~ Project ~
Aim of this project
In order to make sure that we understand what life really is, we need to know all the required components and their functional interactions in a cell. We want to test the hypothesis that a Gram-positive bacterium can live with a defined set of just 523 and 119 protein coding and RNA genes, respectively, in a complex medium at 37°C. The implementation of this project will demonstrate that we have a good understanding of the essential processes of information processing and transfer, metabolism, cell division and cell envelope synthesis, as well as the interactions of the involved proteins. However, the project is also intended to reveal gaps in our knowledge that will be closed by detailed analyses.
The ultimate goal of the project is to design and create a Bacillus subtilis strain equipped with a minimal core genome, where all remaining genes are essential. Importantly, we want to understand for each of these genes why it has to be part of the minimal genome and how it contributes to life.
The information we expect to obtain in the course of this project can be used to develop functional genome cassettes that can be plugged together as required for the specific conditions or applications. Such de novo designed organisms would be a perfect basis for biotechnology.
So far, B. subtilis strains with genomes reduced by 7.7% and 20% have already been constructed. In addition, a recent genome-wide study about individually dispensable regions revealed novel unknown essential genes and functions (Westers et al., 2003; Morimoto et al., 2008; Tanaka et al., 2013). The strain deleted for all prophages and a large dispensable polyketide biosynthetic operon (genome reduction of 7.7%) serves as the starting point for this project.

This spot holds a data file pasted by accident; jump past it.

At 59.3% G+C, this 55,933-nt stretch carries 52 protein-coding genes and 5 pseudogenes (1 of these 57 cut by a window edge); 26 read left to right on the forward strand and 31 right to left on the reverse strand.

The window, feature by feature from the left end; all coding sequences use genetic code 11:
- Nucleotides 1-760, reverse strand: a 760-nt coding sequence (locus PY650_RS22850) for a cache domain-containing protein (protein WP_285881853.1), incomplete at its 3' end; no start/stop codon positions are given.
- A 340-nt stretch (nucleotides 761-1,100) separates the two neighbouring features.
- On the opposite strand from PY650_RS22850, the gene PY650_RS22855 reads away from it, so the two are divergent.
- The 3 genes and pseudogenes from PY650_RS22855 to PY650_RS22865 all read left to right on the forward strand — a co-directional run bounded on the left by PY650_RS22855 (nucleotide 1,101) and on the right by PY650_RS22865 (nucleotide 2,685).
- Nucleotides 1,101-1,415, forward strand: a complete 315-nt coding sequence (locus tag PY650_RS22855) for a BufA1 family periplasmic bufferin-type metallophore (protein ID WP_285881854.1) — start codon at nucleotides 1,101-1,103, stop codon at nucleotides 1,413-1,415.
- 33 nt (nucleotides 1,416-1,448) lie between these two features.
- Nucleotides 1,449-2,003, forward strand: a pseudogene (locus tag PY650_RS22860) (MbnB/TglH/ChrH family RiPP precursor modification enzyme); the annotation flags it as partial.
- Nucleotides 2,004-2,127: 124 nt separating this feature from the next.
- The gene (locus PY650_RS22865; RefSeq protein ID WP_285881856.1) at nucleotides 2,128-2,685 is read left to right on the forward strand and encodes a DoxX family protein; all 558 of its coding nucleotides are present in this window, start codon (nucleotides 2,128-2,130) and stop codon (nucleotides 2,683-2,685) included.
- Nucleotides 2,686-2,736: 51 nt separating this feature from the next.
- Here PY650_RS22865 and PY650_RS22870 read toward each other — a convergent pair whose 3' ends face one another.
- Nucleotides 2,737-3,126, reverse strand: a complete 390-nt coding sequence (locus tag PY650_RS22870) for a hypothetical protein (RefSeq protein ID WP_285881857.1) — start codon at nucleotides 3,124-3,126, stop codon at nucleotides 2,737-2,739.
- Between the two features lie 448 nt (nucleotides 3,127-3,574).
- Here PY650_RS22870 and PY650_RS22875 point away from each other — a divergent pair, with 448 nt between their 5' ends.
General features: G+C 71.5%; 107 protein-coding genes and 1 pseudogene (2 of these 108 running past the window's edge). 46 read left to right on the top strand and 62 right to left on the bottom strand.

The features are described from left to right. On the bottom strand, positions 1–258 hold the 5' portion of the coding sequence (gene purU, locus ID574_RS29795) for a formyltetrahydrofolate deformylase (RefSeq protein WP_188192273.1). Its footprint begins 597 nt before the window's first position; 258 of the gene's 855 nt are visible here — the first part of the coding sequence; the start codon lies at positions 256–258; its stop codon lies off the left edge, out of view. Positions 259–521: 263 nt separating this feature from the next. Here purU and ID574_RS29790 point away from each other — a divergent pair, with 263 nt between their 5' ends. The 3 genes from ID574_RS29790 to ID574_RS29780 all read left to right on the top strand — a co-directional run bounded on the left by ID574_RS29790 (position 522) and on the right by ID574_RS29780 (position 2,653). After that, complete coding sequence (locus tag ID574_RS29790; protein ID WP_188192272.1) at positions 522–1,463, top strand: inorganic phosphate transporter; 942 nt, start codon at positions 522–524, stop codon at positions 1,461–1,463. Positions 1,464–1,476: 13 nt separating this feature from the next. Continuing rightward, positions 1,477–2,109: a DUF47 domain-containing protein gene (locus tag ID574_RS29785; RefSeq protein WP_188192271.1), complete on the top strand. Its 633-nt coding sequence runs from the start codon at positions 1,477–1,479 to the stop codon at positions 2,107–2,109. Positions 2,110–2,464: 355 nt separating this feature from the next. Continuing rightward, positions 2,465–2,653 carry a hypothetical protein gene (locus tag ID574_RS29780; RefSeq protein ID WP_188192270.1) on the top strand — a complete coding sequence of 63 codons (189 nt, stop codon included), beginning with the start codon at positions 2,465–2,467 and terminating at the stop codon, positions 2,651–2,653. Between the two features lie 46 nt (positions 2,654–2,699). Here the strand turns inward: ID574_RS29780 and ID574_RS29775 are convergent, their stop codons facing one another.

I. Classification of the entire B. subtilis genome
n the basis of our functional annotation of the metabolism and our knowledge about essential genes and essential functions, each gene of B. subtilis was classified and assigned to one of the following groups: Dispensable, essential, reasonably important (because mutations cause a severe growth defect), paralogue or functionally paralogue (here a specific function, which can be performed by multiple related or non-related genes, is essential) and competence (needed for reducing the genome, not for a living cell) (Fig. 1). Thus, 642 genes, distributed in 6 functional categories, are regarded as “necessary” for MiniBacillus (Fig. 2) (Reuß et al., 2016).